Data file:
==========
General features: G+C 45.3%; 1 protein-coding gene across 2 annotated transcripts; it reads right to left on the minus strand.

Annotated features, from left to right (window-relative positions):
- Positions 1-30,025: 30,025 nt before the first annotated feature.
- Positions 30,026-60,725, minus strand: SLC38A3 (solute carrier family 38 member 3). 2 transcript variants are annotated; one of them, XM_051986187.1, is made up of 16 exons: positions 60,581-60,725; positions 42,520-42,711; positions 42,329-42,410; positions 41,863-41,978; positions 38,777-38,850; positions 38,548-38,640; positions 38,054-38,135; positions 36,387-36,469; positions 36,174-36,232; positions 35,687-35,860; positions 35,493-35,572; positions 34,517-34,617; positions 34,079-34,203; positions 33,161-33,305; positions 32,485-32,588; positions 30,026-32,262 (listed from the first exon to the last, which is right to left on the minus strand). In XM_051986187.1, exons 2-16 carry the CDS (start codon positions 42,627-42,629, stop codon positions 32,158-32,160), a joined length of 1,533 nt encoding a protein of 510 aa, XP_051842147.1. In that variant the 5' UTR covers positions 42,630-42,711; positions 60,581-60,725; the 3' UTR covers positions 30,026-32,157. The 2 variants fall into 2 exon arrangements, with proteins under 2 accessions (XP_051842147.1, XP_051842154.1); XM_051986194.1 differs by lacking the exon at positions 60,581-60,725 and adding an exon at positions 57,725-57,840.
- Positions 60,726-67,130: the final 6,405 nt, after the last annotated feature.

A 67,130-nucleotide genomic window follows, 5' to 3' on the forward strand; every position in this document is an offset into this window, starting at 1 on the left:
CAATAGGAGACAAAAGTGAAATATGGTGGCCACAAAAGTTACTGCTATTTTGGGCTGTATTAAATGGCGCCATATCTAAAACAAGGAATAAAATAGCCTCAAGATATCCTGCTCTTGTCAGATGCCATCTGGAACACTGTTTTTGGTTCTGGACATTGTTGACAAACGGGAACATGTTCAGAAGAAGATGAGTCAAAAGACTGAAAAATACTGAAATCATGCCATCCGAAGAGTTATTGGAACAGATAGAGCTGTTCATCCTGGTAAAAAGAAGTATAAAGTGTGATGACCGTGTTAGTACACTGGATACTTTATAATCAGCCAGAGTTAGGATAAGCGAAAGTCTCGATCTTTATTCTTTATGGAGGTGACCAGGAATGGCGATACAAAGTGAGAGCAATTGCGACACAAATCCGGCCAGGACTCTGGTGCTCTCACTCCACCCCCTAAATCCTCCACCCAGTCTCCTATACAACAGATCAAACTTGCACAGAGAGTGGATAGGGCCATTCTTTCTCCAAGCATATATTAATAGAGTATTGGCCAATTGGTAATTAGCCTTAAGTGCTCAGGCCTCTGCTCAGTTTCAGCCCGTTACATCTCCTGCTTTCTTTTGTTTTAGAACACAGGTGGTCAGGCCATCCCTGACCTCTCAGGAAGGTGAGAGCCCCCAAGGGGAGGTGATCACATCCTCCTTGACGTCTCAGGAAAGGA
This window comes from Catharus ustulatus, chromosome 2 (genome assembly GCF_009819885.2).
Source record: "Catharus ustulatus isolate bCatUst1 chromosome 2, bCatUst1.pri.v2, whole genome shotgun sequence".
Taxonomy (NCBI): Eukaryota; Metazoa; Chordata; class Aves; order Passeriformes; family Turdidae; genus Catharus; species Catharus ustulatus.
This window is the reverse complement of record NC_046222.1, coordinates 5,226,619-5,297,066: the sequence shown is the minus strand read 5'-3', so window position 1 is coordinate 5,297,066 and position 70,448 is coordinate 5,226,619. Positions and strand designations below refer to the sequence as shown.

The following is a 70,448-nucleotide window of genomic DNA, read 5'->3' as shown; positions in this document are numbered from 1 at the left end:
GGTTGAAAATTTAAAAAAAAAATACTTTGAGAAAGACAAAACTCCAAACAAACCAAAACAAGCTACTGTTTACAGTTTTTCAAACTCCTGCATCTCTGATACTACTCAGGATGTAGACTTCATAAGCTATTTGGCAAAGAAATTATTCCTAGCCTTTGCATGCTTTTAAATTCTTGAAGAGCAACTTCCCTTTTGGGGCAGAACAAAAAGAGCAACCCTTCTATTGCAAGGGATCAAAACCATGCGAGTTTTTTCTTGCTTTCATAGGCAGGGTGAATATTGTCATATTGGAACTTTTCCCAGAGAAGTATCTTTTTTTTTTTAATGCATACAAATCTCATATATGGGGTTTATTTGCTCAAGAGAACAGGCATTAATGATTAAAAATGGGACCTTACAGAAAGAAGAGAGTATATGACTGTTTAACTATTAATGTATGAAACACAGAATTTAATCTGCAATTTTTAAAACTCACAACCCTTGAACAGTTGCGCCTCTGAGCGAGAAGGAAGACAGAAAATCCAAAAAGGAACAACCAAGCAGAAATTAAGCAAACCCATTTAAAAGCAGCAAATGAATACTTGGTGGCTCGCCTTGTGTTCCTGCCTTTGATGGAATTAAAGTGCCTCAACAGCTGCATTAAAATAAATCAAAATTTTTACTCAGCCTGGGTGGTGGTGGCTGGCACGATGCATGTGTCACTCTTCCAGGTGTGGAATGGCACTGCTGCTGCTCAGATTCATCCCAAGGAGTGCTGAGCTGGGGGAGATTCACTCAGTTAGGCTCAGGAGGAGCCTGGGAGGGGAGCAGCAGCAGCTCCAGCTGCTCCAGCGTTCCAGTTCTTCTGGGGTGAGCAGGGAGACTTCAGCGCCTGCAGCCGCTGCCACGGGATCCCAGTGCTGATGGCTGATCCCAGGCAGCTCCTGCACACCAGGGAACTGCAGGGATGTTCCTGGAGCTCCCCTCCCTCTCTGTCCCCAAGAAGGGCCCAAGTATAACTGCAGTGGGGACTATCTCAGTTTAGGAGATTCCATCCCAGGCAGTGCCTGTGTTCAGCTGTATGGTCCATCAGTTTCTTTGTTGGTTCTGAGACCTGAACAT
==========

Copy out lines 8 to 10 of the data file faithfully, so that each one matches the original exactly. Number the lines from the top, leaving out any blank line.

This window comes from Catharus ustulatus, chromosome 2 (genome assembly GCF_009819885.2).
Source record: "Catharus ustulatus isolate bCatUst1 chromosome 2, bCatUst1.pri.v2, whole genome shotgun sequence".
Taxonomy (NCBI): Eukaryota; Metazoa; Chordata; class Aves; order Passeriformes; family Turdidae; genus Catharus; species Catharus ustulatus.